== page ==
35 BIOPSY OF TUMORS Type of Biopsy –Closed Biopsy (Core Needle) –Open Biopsy Incisional Biopsy Incisional Biopsy Excisional Biopsy Excisional Biopsy Primary Wide Excision Primary Wide Excision

36 BIOPSY OF TUMORS ClosedOpen Accuracy of 85% Attributed to small size of biopsy leading to sampling error Attributed to small size of biopsy leading to sampling error Insufficient for electron microscopic, immunohistochemical, and molecular genetic testing Insufficient for electron microscopic, immunohistochemical, and molecular genetic testing Non diagnostic needle biopsy results in delay in diagnosis and the need for subsequent formal open biopsy Non diagnostic needle biopsy results in delay in diagnosis and the need for subsequent formal open biopsy Accuracy of 96% Further minimizes risk of misdirected treatment and its associated morbidity Further minimizes risk of misdirected treatment and its associated morbidity

37 BIOPSY OF TUMORS ClosedOpen Less invasive Invasive Requires only LA outside formal OT Requires Formal Anesthetics Support and OT Less soft tissue contamination Needle tract contamination Inappropriate incision placement & soft tissue contamination that cannot be incorporated into a limb salvage or amputation plan Leading to increase likelihood of the need for soft tissue coverage and a higher risk for amputation Lower risk of complication Higher risk of perioperative complication; infection, haematoma and pathological # Useful in areas of difficult access, like spine and pelvis without risking significant contamination

38 Biopsy Technique Incisional Biopsy Incisional Biopsy –Directly cutting into tumor to remove a sample without excising lesion –The entire field is excised en bloc with the major tumor mass at the time of definitive resection Excisional Biopsy Excisional Biopsy –Removing the entire lesion at the time of biopsy –Marginal excision Primary Wide Excision Primary Wide Excision –Entire lesion is excised while cutting through normal healthy tissue and leaving a margin of surrounding healthy tissue against the lesion

39 Biopsy Technique Excisional Biopsy Indication –To obtain a large sample size –For benign non aggressive diagnosis, is the treatment of the lesion in single stage Carry higher risk of extensive soft tissue & important structures contamination Not for lesion which is suspiciously malignant or at high risk anatomical region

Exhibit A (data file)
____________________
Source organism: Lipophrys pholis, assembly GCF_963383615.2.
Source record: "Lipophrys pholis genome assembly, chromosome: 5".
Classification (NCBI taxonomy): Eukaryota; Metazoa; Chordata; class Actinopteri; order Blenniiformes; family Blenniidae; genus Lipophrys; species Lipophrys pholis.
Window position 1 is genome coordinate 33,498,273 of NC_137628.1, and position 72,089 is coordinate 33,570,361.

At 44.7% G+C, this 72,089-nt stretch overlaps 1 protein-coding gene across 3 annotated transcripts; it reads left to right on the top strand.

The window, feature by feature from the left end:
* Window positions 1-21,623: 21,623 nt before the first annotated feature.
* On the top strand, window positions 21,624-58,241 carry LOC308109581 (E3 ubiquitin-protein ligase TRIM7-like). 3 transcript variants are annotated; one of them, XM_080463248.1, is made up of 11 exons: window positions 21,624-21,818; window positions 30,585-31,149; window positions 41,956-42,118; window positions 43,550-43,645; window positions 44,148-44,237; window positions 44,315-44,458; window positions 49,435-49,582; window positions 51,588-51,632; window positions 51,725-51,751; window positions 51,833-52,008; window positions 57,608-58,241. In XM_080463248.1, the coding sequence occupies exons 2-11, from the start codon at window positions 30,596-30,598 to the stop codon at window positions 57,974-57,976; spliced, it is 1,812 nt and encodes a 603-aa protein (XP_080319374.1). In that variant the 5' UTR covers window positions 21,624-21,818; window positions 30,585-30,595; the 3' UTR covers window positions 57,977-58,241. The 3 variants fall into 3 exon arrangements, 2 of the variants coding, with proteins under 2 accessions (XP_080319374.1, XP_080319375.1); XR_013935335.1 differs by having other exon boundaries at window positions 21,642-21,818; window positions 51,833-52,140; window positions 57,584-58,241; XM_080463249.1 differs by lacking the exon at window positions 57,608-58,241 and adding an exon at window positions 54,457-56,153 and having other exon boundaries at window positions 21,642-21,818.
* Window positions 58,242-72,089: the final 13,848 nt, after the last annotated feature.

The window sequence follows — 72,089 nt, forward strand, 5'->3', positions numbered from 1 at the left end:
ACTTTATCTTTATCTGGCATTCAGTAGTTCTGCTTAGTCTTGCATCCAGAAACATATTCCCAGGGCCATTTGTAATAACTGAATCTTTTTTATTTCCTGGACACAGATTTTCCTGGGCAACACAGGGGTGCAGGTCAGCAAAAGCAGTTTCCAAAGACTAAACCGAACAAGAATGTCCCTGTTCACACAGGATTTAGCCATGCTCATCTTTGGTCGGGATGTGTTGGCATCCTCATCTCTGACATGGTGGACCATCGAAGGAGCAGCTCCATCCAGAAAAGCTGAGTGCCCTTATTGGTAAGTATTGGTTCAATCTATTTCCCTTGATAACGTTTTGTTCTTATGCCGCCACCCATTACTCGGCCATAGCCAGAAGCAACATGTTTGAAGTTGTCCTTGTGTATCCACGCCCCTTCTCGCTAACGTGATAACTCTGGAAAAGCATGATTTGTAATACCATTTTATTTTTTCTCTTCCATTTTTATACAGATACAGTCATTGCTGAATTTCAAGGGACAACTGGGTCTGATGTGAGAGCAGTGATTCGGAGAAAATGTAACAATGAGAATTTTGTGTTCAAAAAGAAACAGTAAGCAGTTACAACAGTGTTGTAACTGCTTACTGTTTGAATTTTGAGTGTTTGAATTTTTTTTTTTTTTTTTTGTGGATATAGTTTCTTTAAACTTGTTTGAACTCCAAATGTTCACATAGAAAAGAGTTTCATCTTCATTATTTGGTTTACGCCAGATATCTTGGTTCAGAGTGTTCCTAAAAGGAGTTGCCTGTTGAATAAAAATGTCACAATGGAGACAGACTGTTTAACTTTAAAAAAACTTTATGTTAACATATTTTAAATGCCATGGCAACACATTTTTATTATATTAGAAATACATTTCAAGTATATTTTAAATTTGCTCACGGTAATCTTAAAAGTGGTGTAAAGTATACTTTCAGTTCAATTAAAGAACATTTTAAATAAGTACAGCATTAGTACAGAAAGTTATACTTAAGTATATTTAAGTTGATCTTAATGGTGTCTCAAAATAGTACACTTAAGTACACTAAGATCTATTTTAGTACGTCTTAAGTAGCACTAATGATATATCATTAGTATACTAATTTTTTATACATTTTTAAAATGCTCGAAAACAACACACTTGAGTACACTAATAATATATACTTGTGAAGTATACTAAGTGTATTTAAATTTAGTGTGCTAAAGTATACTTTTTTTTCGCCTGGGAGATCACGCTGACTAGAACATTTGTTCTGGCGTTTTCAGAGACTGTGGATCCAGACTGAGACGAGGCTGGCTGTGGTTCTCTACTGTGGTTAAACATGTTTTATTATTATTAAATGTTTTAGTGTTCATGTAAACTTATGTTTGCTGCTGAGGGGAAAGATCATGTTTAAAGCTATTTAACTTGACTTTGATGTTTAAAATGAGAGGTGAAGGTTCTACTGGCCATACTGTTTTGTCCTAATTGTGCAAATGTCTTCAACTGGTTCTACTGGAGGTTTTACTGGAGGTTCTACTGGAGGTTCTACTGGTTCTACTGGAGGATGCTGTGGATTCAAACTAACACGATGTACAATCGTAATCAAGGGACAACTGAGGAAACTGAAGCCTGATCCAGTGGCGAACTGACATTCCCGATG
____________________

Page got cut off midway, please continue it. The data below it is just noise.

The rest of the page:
40 Biopsy Technique Primary Wide Excision Biopsy Indication Indication –High suspicious of malignancy –When the risk of contaminating major important structures with another form of biopsy outweighs the risks and functional and cosmetic deficits of excising the lesions primarily

41 Biopsy Procedure Longitudinal Incision Limb Salvage or Amputation incision Surgical Instrument handling Anybody fingers should not be placed directly into the wound Soiled sponges The surgical field should not be in continuity with other surgical field Tourniquet, no exsanguinations


43 Biopsy Procedure (cont) Direct approach, contaminating only one compartment, not through planes Hemostasis Vessels, nerves and tendons should not be exposed Blunt retractors draping Biopsies the peripheral portion with ellipse shaped cut Cultures Volume of 1 to 2 cm3 Post biopsy hemostasis Closure in layers Small bite suturing Light pressure bandaging Immobilization and protection of weight bearing


45 PRINCIPLES OF TUMOR SURGERY INTRALESIONAL –Incomplete excisions, either gross or microscopic tumor remains ( MARGIN? ) MARGINAL EXCISION –Resection at border between the tumor & the immediate adjacent tissues, leaving no tumor, as verified by both gross and microscopic inspection ( SATELLITE LESION? ) WIDE EXCISION –Excision through normal tissue that is not reactive or edematous, as judged by preoperative MRI, intraoperative gross inspection and microscopic sections ( SKIP LESION? ) RADICAL EXCISION –Wide excision based on anatomic barriers to tumor infiltration ( METASTATIC LESION?) ? COMPLETE REMOVAL AND RECURRANCE RATE

46 PRINCIPLES OF TUMOR SURGERY TUMOR RESECTION STRATEGIES –COMPLETE RESECTION for CURE –INCOMPLETE RESECTION with CURE obtained from LOCAL ADJUVANT THERAPIES –PARTIAL RESECTION without the expectation of achieving cure (DEBULKING) CURE means when no local or distant viable tumor cells remain after surgical resection Tumor debulking is to eliminate a majority of the tumor with minimum of morbidity to prolong quality of life and to reduce or eliminate pain